Nike Accused of False Advertising Over Air Jordan Retro

Nike responds to complaints about false advertising on the Air Jordan 15 retro.

Jordan 15 Retro

Image via Nike

Jordan 15 Retro

Did Nike misrepresent the technology used on a recent Air Jordan retro? A complaint about the "Stealth" Air Jordan 15, released as a retro this month, was leveled against the brand on social media this week.

Instagram user @nightwing2303 of Wear Testers fame began the conversation on his feed after noticing that this year's Jordan 15 appears to have Zoom Air cushioning only in the heel where the original had it in both the heel and forefoot. At the time of his post about the shoe on Tuesday, the Nike SNKRS product page for the Jordan 15 described the 2017 version as having "Zoom Air Units in the forefoot and heel." A dissection of the shoe from Chinese sneaker site Fast Pass shows no Zoom bag in the forefoot.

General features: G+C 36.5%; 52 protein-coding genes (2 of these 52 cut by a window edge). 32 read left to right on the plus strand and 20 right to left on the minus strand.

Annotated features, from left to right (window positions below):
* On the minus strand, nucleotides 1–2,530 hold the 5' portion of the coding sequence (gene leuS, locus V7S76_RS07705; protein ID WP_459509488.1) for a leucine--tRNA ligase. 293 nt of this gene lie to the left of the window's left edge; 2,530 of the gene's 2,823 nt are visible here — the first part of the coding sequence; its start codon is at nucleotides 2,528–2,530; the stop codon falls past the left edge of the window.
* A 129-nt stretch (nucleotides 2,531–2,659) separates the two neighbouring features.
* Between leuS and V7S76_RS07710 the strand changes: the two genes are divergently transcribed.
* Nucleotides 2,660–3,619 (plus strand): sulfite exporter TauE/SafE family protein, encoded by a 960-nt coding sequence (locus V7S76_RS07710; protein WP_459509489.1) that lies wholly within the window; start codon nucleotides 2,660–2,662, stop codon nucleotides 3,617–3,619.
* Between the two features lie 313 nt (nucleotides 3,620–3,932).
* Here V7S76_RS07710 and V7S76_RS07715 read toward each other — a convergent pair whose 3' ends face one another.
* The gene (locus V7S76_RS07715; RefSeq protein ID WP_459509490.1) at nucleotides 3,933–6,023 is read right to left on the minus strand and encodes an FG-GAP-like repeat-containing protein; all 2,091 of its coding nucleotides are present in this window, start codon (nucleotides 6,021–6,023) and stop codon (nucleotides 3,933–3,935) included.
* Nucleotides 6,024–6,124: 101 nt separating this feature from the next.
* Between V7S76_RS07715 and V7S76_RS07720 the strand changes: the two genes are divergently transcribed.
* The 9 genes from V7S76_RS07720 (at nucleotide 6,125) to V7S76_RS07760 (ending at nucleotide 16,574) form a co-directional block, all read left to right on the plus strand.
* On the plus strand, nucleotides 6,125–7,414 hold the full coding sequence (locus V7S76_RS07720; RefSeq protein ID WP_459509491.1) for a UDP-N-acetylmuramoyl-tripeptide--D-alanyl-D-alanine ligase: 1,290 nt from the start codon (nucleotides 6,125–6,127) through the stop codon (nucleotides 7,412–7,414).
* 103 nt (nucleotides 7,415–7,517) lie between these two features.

Nike has heard the complaint, which garnered a substantial response on social media. The brand has since changed the product description for the sneaker here, which still mentions Zoom Air in the heel but makes no reference to it being used in the forefoot. In a statement issued to Sole Collector, Jordan Brand said it took steps to update the inaccurate description upon being made aware of it. "We sincerely apologize for any inconvenience brought by this case," a spokesperson said.

Jordan is further correcting the situation by extending an offer to anyone misled by the description. Those who bought the Air Jordan 15 from Nike and want to keep their pair will receive a 25 percent discount for a single item for their next purchase at Alternatively, Nike is offering a full refund for customers who bought the Air Jordan 15, along with a 25 percent discount for a single item at

In Nike and Jordan's defense, the vast majority of people buying this shoe in 2017 aren't using it to actually play basketball, so skimping out on tech here means a lot less than it would on, say, a new Nike Basketball design. What's more, the brand did the right thing by offering refunds on the shoes. That being said, there's still no excuse for claiming cushioning where it isn't, and Wear Testers deserves credit for calling out the ruse.